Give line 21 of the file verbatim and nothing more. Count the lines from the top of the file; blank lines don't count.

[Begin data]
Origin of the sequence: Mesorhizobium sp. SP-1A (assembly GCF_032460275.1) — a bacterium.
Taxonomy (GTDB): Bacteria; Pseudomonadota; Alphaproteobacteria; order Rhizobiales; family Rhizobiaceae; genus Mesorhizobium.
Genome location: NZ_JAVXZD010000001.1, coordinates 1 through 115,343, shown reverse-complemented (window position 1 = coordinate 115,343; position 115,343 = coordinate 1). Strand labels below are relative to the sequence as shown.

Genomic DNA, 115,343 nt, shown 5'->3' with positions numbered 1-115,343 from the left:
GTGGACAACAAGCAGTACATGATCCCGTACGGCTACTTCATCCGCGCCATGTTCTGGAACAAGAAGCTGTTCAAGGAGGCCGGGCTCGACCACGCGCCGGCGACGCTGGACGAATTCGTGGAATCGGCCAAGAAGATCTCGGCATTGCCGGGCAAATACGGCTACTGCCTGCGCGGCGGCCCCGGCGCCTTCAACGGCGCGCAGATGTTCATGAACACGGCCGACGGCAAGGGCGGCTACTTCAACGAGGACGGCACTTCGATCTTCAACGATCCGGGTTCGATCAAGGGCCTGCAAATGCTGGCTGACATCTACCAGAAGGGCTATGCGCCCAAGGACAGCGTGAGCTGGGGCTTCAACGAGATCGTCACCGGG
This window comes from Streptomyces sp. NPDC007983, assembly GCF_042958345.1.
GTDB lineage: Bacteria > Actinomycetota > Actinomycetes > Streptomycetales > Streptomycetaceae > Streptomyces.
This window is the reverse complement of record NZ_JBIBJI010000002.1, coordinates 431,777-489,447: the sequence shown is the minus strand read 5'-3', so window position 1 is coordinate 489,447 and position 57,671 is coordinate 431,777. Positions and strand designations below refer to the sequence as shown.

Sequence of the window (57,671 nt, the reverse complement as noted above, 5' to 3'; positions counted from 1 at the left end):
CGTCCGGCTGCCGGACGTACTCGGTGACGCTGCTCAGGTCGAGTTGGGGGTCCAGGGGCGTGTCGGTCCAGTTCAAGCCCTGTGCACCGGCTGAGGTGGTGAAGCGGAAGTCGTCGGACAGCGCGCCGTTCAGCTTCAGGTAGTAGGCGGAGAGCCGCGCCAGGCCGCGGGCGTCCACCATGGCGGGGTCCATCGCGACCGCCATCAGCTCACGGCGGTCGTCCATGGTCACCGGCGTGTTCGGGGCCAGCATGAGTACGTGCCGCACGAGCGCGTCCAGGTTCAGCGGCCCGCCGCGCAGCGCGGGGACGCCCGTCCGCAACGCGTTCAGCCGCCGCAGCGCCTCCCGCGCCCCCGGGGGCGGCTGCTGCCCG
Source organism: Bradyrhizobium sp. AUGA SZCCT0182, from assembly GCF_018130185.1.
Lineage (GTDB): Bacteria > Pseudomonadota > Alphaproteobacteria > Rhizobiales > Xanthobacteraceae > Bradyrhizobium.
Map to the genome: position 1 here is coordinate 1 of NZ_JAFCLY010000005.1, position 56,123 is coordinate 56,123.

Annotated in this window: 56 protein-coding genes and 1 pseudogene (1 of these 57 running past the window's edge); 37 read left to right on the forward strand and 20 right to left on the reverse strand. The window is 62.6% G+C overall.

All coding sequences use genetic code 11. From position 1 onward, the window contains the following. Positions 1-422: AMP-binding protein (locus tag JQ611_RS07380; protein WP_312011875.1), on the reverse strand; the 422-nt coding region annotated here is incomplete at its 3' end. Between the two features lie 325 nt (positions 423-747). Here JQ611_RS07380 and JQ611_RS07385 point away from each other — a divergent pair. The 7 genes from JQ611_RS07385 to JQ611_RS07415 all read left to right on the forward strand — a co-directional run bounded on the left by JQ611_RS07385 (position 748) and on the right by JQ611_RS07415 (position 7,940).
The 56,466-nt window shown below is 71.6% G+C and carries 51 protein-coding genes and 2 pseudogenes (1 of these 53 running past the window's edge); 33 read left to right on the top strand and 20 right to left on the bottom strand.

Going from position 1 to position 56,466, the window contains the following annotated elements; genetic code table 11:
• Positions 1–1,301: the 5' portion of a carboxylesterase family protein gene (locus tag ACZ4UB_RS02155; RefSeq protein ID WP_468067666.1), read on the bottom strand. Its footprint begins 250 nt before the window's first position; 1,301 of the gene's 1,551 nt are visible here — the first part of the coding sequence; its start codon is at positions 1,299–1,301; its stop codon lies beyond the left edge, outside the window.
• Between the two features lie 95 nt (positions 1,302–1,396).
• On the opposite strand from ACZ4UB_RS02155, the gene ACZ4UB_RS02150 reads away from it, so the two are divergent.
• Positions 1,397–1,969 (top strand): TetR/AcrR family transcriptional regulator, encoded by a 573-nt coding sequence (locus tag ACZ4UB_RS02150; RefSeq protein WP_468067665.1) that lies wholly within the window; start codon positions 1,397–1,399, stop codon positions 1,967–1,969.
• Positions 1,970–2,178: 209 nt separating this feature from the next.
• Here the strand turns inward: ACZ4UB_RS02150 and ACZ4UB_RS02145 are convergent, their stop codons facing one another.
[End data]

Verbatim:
• Positions 1,397–1,969 (top strand): TetR/AcrR family transcriptional regulator, encoded by a 573-nt coding sequence (locus tag ACZ4UB_RS02150; RefSeq protein WP_468067665.1) that lies wholly within the window; start codon positions 1,397–1,399, stop codon positions 1,967–1,969.